In an as-told-to essay for College Game Plan, Matthew Rooda, co-founder of SwineTech, explains what he learned navigating the business development process. SwineTech works to save piglets with the help of wearable devices.
The CEO: Matthew Rooda, 23, co-founder (with Abraham Espinoza) of SwineTech
School: University of Iowa Class of 2017
From: New Sharon, Iowa
Based in: Iowa City and Cedar Rapids
Number of employees: 7
Time I spent working: 10-12 hours
Time I spent studying: 3-4 hours
Time I spent sleeping: 5-6 hours
How we got started
SwineTech started about 18 months ago, through the university’s student accelerator. Then we went through the Iowa Student Accelerator out of Cedar Rapids.
During my freshman and sophomore years I was a manager of a sow (hog) farm in Waterloo, Iowa. The moms were crushing their babies. We knew we could condition the pigs to avoid this through a series of vibrations, so we developed a wearable device that would send vibrations to the mom if she was crushing her piglet. The device detects the sound of a distressed piglet.
If the mom received a vibration, she would stand up. The more often she gets up, the more often she eats and drinks, which helps with overall health. The sows live longer, they’re less stressed, they’re happier. It was a good side effect.
Sows give birth into crates at some farrowing farms. Those actually reduce the problem by about half. On a farm where a pig can walk around while it’s giving birth, it’ll crush twice as many babies. But we see SwineTech’s wearable as a way to help increase space for sows, and also productivity for farmers. Each wearable will have health tracking to help farmers know more about their sows, how healthy are they, if they’re eating appropriately. They can give them as much care and attention as possible.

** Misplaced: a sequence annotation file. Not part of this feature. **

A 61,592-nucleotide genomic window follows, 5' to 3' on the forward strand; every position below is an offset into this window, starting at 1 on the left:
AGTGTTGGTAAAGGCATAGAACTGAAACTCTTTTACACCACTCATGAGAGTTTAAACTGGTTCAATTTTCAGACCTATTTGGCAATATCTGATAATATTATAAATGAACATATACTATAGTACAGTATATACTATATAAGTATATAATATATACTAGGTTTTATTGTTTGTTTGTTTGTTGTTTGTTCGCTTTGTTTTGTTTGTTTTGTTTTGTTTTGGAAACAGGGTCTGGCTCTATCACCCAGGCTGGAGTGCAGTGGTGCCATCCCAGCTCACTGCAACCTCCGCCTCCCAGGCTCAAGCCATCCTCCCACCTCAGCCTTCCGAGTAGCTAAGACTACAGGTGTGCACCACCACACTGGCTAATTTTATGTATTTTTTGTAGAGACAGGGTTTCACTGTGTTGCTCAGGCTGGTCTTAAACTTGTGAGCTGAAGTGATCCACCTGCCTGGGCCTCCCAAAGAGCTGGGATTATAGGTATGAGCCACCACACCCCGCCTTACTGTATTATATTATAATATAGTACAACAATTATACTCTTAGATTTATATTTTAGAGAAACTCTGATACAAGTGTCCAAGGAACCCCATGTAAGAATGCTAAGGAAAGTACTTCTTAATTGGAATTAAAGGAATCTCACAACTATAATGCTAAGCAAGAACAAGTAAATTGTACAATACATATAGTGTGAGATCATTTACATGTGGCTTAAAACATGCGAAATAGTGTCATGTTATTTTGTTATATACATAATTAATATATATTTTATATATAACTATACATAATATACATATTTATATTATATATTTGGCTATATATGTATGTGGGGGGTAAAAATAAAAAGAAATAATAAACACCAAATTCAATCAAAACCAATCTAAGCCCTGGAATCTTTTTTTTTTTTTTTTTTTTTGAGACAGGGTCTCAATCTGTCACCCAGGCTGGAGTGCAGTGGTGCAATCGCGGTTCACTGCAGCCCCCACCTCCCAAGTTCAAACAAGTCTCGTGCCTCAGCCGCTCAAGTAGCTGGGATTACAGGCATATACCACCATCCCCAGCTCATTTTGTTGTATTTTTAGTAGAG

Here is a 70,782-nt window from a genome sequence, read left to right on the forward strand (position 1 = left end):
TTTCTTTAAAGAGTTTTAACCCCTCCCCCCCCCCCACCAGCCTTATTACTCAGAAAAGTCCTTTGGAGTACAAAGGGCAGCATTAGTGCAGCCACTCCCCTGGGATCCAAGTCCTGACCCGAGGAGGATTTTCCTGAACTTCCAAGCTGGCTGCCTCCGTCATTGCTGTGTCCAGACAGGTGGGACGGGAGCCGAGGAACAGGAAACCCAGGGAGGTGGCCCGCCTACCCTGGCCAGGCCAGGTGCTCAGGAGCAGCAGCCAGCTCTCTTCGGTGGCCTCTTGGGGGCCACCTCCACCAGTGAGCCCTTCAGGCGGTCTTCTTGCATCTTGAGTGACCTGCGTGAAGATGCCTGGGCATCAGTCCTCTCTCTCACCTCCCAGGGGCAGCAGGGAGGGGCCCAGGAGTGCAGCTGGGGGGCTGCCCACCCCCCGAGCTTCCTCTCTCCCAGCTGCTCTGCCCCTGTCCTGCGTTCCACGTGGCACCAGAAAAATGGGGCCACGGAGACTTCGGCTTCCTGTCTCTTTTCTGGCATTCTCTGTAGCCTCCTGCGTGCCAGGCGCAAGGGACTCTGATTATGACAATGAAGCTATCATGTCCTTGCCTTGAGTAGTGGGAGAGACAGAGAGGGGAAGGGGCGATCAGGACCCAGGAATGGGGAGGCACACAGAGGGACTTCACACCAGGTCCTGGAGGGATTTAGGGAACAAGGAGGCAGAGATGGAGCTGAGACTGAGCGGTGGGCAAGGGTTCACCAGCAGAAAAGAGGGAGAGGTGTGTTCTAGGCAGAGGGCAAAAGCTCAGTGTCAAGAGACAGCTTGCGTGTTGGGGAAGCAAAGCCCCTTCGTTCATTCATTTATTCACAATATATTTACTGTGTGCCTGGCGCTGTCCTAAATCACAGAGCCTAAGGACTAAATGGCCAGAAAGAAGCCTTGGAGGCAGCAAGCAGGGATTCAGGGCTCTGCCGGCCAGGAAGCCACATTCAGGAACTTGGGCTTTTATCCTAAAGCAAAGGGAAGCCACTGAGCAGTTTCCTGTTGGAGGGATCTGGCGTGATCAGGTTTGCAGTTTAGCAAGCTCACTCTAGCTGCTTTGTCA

This is a problem everybody’s facing all around the world, whether you’re a small farmer or a big farmer: 116 million piglets are crushed every year. That’s 22.5 billion pounds of pork that never makes it to market. It’s a big waste.
Juggling business and school
We developed a routine. We scheduled all our classes after 5 p.m. Business came first, and school always came second. But we still managed to get decent grades. The hardest part was convincing a professor that you weren’t going to make class because investors would say 'I want to meet you in two days in Manhattan.' Teachers would ask, 'How come you couldn’t give us any notice?' And we'd say, we didn’t know!
You try to squeeze in as much as possible, and then work out, and eat. You miss a lot of meals.
How I define success
If I can reduce this problem by another 50 percent, help cut the amount of piglets that die from this in half, I would say we’re successful, but I really want to help the pork industry get to where the dairy industry is now.
Dairy cattle just live life. You don’t have to interfere with what they’re doing every day. A farmer can just look at a computer and know what’s happening. How can we automate it so that pigs can live healthily and so that farmers can afford to raise pigs? Helping them manage things a little better is our goal.
There are ways of using the audio processing technology that we have patented to identify respiratory illnesses in livestock, so that’s one area where we might expand to. I know my co-founder, Abraham Espinoza, would love to someday start a school in Mexico that focuses on entrepreneurship. I have a lot of aspirations to help in developing countries in Africa.
My advice for other young entrepreneurs
Some people say you can’t be afraid to fail; I personally think you can’t be afraid to ask for help. There’s almost certainly someone who’s gone through what you’re going through, and can help you avoid obstacles.